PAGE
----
Arrange → Organise → Organizar
Mistake → Error → Error
Last → Final → Final
Alone → Individually → Individualmente
Usually → Normally → normalmente
Common → Normal → Normal
The same → Similar → Similar
Right → Correct → Correcto
Wrong → Incorrect → Incorrecto
There are also some important false friends that both English and
Spanish speakers need to be aware of:
Spanish → English → confused for
Simpático → Friendly → Sympathetic
Pretender → Hope / try to do something → Pretend
Éxito → success → exit
Largo → Long → large
Asistir → attend → help/assist
Atender → pay attention → attend
Librería → Bookshop → Library
Actual / Actualmente → Current / Nowadays → Actually
4. Situations work better than language. Spanish students can be quite inquisitive about meaning and they’ll always try hard to get a translation. Training our students to abandon the grammar-translation approach helps them to be more open to accepting the differences between languages and sound more natural. Working at a functional level works well if it’s staged and kept simple. For instance, imagine you’re working with basic introductions in a dialogue:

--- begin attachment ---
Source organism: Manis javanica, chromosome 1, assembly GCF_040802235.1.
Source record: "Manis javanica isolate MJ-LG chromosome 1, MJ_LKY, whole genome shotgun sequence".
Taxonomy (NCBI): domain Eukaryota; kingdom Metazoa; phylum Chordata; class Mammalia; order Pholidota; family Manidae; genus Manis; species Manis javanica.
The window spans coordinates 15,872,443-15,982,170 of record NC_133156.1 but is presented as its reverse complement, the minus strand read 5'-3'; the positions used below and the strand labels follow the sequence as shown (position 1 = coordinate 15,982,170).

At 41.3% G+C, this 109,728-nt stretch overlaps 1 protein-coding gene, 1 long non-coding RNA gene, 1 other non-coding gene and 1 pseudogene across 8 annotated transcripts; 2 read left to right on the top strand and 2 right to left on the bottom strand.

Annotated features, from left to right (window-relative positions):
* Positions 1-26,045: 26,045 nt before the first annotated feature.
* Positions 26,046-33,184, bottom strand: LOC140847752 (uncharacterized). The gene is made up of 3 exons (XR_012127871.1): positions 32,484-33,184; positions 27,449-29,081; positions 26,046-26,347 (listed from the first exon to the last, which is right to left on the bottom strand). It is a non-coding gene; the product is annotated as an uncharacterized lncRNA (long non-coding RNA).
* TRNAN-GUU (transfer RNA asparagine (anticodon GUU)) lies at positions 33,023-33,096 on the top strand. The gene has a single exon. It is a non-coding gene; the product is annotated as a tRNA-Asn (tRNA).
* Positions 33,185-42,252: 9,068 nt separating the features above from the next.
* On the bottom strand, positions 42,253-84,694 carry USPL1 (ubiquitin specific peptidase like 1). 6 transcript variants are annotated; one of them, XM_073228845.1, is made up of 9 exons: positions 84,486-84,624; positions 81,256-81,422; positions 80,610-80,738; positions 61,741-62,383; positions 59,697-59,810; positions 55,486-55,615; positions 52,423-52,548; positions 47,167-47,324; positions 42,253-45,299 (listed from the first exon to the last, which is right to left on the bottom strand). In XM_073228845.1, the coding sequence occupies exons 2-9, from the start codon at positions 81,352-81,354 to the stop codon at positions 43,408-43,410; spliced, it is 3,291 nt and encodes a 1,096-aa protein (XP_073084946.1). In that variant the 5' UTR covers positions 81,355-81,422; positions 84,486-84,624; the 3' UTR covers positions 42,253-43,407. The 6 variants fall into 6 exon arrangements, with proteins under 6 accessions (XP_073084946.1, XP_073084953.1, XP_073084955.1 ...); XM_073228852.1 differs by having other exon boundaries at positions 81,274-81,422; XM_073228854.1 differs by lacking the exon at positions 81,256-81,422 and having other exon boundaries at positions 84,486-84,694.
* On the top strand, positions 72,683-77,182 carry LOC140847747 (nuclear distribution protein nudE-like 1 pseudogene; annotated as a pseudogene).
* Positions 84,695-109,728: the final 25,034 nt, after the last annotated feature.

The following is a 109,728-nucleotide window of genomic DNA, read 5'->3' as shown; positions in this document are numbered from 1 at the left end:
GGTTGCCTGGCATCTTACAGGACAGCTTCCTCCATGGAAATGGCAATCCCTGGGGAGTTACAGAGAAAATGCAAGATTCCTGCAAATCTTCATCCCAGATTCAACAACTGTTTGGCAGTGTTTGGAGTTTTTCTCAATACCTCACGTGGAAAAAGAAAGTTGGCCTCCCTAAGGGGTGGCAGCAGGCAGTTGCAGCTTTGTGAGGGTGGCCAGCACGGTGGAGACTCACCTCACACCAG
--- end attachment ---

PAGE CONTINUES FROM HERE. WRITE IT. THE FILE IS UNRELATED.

A: Hi! I’m Mark, What’s your name?
B: Hi Mark! My name’s Frith
A: Lovely to meet you Frith
B: Nice to meet you too
Introductions and social conduct are very idiomatic. If students work with the dialogue at a word level and translate, they’ll feel confused because of the translated words in Spanish sound really strange. Let’s help our students understand the function by getting them to act it out:
• Write/project the dialogue on the board
• Pick a student and demo the dialogue yourself
• Shake hands with your students as in an introduction to make sure they understand meaning
• Work on pronunciation and intonation in open class
• Make them go around and act out the conversation in pairs to meet each other
You can work on openings and closings. You can ask them to include a question of their choice between opening and closing the
conversation if they’re confident enough (What do you do? Do you like…?) Do you have some more tips? Please, share them with us!